Relation type 1:n means that 1 user can relate to many articles. And if you take a closer look at the checkmarks you will see some dangerous stuff going on. The last checkmark means that if a user is deleted then all his/her articles will be deleted too. Sure, you will have consistency and no articles-without-author will be floating around, but it might not be the best solution. This is how it looks like:

So now you know what Relational Database Management System means and why it is called ‚relational‘. Our example is tiny in comparison to real RDBMSes behind CMSes you use.

7. What is the difference between CMS and RDBMS?

Once I worked in the medical centre, where employees had to take backdoor when coming and leaving the building. The front door was only for patients. In the Content strategy world, the front door is called frontend and the back door is called backend.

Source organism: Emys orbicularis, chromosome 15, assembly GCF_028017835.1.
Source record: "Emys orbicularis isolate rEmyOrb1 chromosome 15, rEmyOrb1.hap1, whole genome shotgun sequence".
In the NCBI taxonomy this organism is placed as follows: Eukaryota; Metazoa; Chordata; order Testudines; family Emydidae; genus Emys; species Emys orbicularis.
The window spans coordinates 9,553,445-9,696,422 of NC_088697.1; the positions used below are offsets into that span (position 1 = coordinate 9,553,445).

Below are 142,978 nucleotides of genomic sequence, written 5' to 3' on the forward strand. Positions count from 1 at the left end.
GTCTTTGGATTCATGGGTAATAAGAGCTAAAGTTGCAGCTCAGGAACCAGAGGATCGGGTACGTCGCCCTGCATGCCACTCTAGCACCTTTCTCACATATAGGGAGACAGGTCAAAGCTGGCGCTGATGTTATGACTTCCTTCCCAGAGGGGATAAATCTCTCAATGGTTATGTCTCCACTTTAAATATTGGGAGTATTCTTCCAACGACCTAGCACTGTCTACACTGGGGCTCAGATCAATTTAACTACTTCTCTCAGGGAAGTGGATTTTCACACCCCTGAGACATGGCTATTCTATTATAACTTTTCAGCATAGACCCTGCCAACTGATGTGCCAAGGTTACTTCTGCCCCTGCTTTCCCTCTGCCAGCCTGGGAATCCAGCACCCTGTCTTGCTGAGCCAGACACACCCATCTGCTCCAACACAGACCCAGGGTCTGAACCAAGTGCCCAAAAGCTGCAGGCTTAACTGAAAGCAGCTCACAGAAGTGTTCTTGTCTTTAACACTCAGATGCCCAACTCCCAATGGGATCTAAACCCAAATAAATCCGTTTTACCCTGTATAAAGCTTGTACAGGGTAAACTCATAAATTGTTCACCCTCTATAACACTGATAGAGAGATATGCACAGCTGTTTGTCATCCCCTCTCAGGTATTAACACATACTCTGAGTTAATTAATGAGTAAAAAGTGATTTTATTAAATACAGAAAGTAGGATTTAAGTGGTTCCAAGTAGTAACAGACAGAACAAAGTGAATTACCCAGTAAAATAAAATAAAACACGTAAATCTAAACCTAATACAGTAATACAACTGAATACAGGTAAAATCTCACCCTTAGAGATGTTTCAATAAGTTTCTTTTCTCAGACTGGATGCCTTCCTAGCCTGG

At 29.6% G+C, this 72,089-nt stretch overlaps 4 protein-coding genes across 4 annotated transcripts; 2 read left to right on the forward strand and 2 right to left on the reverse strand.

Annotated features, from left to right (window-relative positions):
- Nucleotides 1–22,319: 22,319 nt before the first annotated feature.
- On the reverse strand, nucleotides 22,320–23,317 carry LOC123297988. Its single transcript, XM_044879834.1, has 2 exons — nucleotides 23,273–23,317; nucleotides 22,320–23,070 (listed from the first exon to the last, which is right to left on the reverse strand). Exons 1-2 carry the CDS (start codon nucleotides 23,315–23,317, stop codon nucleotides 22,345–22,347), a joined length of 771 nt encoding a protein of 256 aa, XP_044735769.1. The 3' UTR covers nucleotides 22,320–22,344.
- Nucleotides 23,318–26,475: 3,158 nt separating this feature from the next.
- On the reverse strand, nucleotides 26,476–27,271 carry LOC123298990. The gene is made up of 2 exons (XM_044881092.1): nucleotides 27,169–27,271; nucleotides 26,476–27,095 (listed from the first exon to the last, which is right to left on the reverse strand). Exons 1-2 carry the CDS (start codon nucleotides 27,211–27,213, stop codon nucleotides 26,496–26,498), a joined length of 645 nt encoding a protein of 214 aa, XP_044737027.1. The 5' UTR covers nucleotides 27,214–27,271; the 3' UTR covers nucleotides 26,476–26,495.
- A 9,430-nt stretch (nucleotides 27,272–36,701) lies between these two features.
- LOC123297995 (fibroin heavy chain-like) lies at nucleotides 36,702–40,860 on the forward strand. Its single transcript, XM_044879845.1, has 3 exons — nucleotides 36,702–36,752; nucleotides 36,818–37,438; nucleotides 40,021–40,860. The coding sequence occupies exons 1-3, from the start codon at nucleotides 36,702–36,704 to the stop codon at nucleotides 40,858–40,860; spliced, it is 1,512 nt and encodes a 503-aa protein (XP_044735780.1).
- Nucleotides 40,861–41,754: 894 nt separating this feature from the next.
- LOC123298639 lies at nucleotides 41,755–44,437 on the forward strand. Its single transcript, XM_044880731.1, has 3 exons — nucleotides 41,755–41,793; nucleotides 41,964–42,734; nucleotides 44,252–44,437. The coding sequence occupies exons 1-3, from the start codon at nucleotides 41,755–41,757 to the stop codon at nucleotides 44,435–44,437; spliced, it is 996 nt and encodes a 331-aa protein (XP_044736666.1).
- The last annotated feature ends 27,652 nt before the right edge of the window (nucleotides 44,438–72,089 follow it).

So your CMS is a nice and user-friendly tool for editors to manage content inside of the Database. Or would you prefer working with tables and relations as I showed you above? Of course not. And whenever a user comes through the front door they receive content directly from the Database, CMS is not involved here.

8. Explanation evaluation

Was my explanation helpful? Do you feel confident in understanding where content lives?

If not – please give me some feedback on how to improve the article.

If yes – write in comments your answer to this question: How many authors can an article have in this Database?

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2 Replies to “Where does your content live?

    1. Thank you!
      Your answer is correct 🙂 And this model will cause huge problems if you need to publish articles with two or more co-authors. I actually have this very issue on one of my websites. Unfortunately, I didn’t do content modelling properly on the design phase. Lesson learned 🙂